Hemifacial Avulsion Degloving

Degloving injury
  • The incidence of craniomaxillofacial injuries in the general population because of interpersonal violence has increased significantly over the years.
  • Women victims contribute to 20 to 25% of the cases of interpersonal violence and is a leading cause of trauma in females.
  • In this case the patient suffered a sharp assault by a sickle by her husband in a drunken state.

A 25-year-old female patient presented to the emergency with hemifacial avulsion and degloving. The patient had allegedly been assaulted by the husband with a sickle over the left side of the face. Examination showed avulsions and degloving of the left side of the face including the nose, skin on the forehead, left side of the eyebrow, lower eyelids and part of the cheek. Extraocular movements were present with the globe and eyesight intact.

The wound was evaluated under anaesthesia which showed a loss of anterior cortex of the frontal sinus and nasal bones. The part of the frontal sinus was attached to the degloved skin flap, whereas, on the left side, a part of the frontal bone was exposed. Contamination of the wound with small amount of mud particles was also present.

The wound was thoroughly debrided and the devitalised tissue was excised. The degloved flap was attempted to be repositioned to their respective positions. The avulsed structures were relocated with intricate suturing to their positions. The eyelids were relocated with medial and lateral cathopexies under appropriate tension.

Hemifacial Avulsion Degloving Recovery

In addition, there was a significant loss of tissue in the left forehead, over the nasal dorsum and area of the cheek. The mucosa of the exposed frontal sinus was curretted and the cavity was plugged with the outer cortex of the frontal sinus. Additionally, a forehead flap was raised and transposed medially to cover the exposed frontal sinus and frontal bone based on the right supraorbital and supratrochlear vessels. A nasolabial flap was used to cover the defect of skin on the dorsum and right lateral wall of the nose. A split skin graft was grafted at a small defect on the cheek region.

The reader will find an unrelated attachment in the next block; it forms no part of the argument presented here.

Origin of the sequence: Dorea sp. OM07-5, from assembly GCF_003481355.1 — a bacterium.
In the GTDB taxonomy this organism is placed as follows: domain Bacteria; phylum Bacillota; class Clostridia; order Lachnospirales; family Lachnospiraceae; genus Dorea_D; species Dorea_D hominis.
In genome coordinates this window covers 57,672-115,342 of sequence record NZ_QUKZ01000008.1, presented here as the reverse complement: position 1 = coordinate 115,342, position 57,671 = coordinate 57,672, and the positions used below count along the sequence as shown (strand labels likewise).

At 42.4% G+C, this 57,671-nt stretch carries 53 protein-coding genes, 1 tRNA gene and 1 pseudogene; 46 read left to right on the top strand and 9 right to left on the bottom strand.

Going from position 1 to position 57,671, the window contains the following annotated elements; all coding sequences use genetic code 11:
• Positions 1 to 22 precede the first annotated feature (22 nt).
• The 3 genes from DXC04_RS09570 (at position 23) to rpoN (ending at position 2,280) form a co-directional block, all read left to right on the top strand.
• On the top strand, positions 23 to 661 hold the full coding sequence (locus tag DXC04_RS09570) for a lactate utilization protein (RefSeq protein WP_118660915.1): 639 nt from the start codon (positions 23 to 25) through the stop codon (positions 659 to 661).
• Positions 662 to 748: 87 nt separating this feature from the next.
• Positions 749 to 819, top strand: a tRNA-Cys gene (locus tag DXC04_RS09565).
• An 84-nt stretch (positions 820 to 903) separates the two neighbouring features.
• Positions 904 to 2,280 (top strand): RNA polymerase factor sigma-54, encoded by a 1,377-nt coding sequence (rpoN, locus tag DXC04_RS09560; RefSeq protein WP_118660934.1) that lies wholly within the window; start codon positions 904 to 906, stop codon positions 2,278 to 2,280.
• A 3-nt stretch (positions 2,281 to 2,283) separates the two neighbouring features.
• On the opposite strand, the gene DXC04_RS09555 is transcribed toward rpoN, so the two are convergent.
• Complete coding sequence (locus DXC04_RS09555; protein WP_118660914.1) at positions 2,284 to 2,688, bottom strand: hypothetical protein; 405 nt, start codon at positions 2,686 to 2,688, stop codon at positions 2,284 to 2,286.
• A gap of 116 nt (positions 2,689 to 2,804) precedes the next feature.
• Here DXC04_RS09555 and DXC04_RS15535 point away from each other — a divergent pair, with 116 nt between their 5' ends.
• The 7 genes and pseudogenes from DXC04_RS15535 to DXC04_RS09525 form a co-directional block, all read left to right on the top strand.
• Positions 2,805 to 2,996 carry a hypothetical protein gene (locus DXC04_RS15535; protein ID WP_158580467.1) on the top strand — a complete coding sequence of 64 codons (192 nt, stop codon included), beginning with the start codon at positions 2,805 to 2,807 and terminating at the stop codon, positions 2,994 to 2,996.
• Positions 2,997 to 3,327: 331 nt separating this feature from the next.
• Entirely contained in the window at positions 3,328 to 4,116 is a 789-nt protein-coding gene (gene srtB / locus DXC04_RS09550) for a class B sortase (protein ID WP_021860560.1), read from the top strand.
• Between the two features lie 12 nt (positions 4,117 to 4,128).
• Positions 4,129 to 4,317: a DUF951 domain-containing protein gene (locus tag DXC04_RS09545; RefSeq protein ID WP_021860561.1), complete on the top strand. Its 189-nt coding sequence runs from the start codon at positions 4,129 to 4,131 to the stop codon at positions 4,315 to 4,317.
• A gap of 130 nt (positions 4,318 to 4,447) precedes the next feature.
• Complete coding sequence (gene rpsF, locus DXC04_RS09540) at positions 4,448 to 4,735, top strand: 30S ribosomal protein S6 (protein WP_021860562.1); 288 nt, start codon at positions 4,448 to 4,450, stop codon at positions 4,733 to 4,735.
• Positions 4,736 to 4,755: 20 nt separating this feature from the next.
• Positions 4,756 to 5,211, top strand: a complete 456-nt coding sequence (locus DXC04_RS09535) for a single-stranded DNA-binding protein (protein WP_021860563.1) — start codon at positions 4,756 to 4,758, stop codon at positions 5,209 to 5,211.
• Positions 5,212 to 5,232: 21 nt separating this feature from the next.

After four weeks of the procedure, a costal cartilage graft was used for augmentation of the columella and dorsum. This was done via a small stab incision over the columella. Moreover, thinning of the nasolabial flap was also done. The postoperative course of the patient’s was quite uneventful.

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After nasal dorsum augmentation and debulking of nasolabial flap


Face Avulsion and Degloving https://www.ncbi.nlm.nih.gov/pmc/articles/PMC4236979/

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Dr. Aiman Shahab is a dentist with a bachelor’s degree from Dow University of Health Sciences. She is an experienced freelance writer with a demonstrated history of working in the health industry. Skilled in general dentistry, she is currently working as an associate dentist at a private dental clinic in Karachi, freelance content writer and as a part time science instructor with Little Medical School. She has also been an ambassador for PDC in the past from the year 2016 – 2018, and her responsibilities included acting as a representative and volunteer for PDC with an intention to make the dental community of Pakistan more connected and to work for benefiting the underprivileged. When she’s not working, you’ll either find her reading or aimlessly walking around for the sake of exploring. Her future plans include getting a master’s degree in maxillofacial and oral surgery, settled in a metropolitan city of North America.


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